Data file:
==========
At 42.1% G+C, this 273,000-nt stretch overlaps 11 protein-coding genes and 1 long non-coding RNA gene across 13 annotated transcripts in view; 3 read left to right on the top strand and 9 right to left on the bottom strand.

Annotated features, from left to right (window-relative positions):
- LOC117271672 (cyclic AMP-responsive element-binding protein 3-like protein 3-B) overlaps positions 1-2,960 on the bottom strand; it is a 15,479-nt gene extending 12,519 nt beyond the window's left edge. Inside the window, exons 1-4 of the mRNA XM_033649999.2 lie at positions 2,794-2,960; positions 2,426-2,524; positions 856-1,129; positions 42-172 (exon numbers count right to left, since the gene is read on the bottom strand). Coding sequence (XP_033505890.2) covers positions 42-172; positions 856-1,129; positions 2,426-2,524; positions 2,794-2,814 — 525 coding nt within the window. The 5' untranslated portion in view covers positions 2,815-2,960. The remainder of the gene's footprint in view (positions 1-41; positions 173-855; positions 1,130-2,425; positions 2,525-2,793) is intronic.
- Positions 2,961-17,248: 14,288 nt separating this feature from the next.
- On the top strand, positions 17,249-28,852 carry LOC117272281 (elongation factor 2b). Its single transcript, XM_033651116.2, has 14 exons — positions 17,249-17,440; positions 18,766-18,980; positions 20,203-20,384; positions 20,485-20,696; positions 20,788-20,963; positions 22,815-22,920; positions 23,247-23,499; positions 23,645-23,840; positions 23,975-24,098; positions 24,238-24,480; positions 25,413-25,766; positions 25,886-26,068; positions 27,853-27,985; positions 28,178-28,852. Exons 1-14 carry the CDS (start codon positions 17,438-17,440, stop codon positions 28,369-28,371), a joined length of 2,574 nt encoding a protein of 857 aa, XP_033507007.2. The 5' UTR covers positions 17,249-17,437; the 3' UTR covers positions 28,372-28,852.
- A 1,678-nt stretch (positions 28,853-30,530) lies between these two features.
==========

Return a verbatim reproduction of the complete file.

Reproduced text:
At 42.1% G+C, this 273,000-nt stretch overlaps 11 protein-coding genes and 1 long non-coding RNA gene across 13 annotated transcripts in view; 3 read left to right on the top strand and 9 right to left on the bottom strand.

Annotated features, from left to right (window-relative positions):
- LOC117271672 (cyclic AMP-responsive element-binding protein 3-like protein 3-B) overlaps positions 1-2,960 on the bottom strand; it is a 15,479-nt gene extending 12,519 nt beyond the window's left edge. Inside the window, exons 1-4 of the mRNA XM_033649999.2 lie at positions 2,794-2,960; positions 2,426-2,524; positions 856-1,129; positions 42-172 (exon numbers count right to left, since the gene is read on the bottom strand). Coding sequence (XP_033505890.2) covers positions 42-172; positions 856-1,129; positions 2,426-2,524; positions 2,794-2,814 — 525 coding nt within the window. The 5' untranslated portion in view covers positions 2,815-2,960. The remainder of the gene's footprint in view (positions 1-41; positions 173-855; positions 1,130-2,425; positions 2,525-2,793) is intronic.
- Positions 2,961-17,248: 14,288 nt separating this feature from the next.
- On the top strand, positions 17,249-28,852 carry LOC117272281 (elongation factor 2b). Its single transcript, XM_033651116.2, has 14 exons — positions 17,249-17,440; positions 18,766-18,980; positions 20,203-20,384; positions 20,485-20,696; positions 20,788-20,963; positions 22,815-22,920; positions 23,247-23,499; positions 23,645-23,840; positions 23,975-24,098; positions 24,238-24,480; positions 25,413-25,766; positions 25,886-26,068; positions 27,853-27,985; positions 28,178-28,852. Exons 1-14 carry the CDS (start codon positions 17,438-17,440, stop codon positions 28,369-28,371), a joined length of 2,574 nt encoding a protein of 857 aa, XP_033507007.2. The 5' UTR covers positions 17,249-17,437; the 3' UTR covers positions 28,372-28,852.
- A 1,678-nt stretch (positions 28,853-30,530) lies between these two features.